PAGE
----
This is an encyclopedic book, history as told through old newspapers and telephone books and scraps of detail found in letters and memoirs ... This dense cultural and culinary history is reason enough to come to The Dairy Restaurant. But Katchor...has a sharp mind and a sly sense of humor. His words and his charcoal-palette drawings have a combinatory intelligence ... Many of the best moments in this book are stray gleanings ...This is a forlorn book, somehow. You wish it came with a good mixed bread basket, for mopping up the lonely broth.
... isn’t a typical graphic novel, though there is art. Instead it’s a fascinating hybrid format, part history/philosophy/rumination, part graphic imagery ... There’s an immense amount of reading and research crammed into these pages, all served up in an easily digested format ... After reading Katchor, Aleichem’s stories glow with a unique depth and meaning. What seemed like mere folklore take on greater significance ... lovingly chronicles and restores a vanishing cultural fixture for us. This time, though, he’s added a thick lawyer of scholarship and though-provoking musings. He has served up a very satisfying dish here.
An encyclopedic elegy to a way of eating and living, it is mournful, exhaustive, and deadpan funny in roughly equal measure. It is also unlike any book I have ever read ... For long stretches his book is a kind of literary tomb, for as Ratner’s and Schimmel’s are replaced by Starbucks and Shake Shack, an entire culture dies with them ... by celebrating this vanishing industry Katchor amply illustrates what we lose when we give in to monoculture ... Ben Katchor has devoted much of his career to evoking an imagined world of strangely specific and archaic businesses and characters. By combing through expired phonebooks, languishing archives, and recording oral histories with aged survivors to assemble this unique book he has crafted a monument to an institution his longtime readers couldn’t be blamed for thinking he could have invented. It is a kind of backstory to the comic strips he’s best known for. I can see Julius Knipfl eating kugel in the window of one of these long-gone diners clear as day.
... Katchor has once again done right by the creative tension between word and image in his absorbing, sly, and occasionally maddening new book on the history of the dairy restaurant, a former fixture of the American Jewish urban landscape ... As much a visual experience as a textual one, The Dairy Restaurant is not a traditional narrative, not by a long shot. Drawn with the artist’s distinctive hand and affinity for gray wash, images of exterior signs and interior seating arrangements, of people, cows, and plates of food inhabit nearly every page, vividly recounting the story of the dairy restaurant’s evolution over time and space ... Contemporary readers of The Dairy Restaurant may no longer be familiar with baskets of onion rolls set atop a stainless-steel counter, or, for that matter, with protose steak, but, in their current hungering for the kind of community this humble eatery once provided, they’re apt to recognize themselves.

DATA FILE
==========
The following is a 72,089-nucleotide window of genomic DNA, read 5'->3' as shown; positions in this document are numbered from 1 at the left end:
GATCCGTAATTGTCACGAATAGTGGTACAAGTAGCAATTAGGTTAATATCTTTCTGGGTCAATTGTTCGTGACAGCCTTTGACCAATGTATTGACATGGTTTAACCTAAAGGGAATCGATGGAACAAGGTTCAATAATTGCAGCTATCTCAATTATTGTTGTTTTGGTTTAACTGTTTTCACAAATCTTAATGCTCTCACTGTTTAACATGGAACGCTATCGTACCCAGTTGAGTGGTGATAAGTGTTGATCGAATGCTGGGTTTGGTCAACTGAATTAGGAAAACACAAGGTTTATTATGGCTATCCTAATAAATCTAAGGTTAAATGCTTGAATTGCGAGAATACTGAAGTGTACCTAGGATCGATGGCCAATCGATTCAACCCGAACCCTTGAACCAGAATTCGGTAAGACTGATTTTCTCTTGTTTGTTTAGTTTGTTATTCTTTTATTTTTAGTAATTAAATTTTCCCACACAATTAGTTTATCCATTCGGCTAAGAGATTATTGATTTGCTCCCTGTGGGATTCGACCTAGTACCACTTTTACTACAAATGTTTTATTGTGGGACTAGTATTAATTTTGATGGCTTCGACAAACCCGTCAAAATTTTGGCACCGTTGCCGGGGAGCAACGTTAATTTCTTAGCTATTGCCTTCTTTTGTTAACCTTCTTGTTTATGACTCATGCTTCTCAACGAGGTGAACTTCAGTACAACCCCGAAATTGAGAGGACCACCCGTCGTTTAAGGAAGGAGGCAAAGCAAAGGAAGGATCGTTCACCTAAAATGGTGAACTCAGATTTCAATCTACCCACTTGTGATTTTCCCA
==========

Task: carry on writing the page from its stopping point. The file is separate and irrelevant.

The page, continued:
...monumental ... The Dairy Restaurant...has the quality of an illuminated Haggadah (itself a sort of menu). Because Katchor is a wonderful cartoonist, his book can be looked at as well as read. In that sense it is a chronicle of Katchor’s distinctively blocky yet delicate characters, drawn from the Hebrew Bible as well as history, wending their stolidly weathered, gray-washed way from the Euphrates valley through the Negev desert...to Middle Europe and finally New York City’s Lower East Side ... The Dairy Restaurant is a trove of fun facts ... haunted by a sense of the vanished and ephemeral ... The visualization of these ghostly eating places—their storefronts and signageeven more than their interiors—may be The Dairy Restaurant’s meat, as it were. Katchor, however, is far more than a simple lox-and-bagel Jew.
... longtime Katchor devotees will be startled at the balance of text-and-art, so much in favor of his prose that this book might be described as 'self-illustrated.' His art is less dense, reflective, and ironic than in earlier works, but that is not much to say in a Katchor creation because the complexity never leaves our eye. Indeed, this author is arguably the most thoughtful or depth-seeking in the whole field of comic art, at least in the English language ... His art, then, is most unusual but suited to the text of the dairy restaurant and its menu ... Stories of individual owners, who represent family these businesses’ struggles to survive, are most touching ... For readers who glimpsed it themselves, Katchor’s reflections are a cause to remember the talkative waiters, lingering ambiance, and almost indigestibly thick sandwich meat—always to be washed down with celery-tonic soda—of Yiddishkayt ... Overall, The Dairy Restaurant is best served small and repeated servings.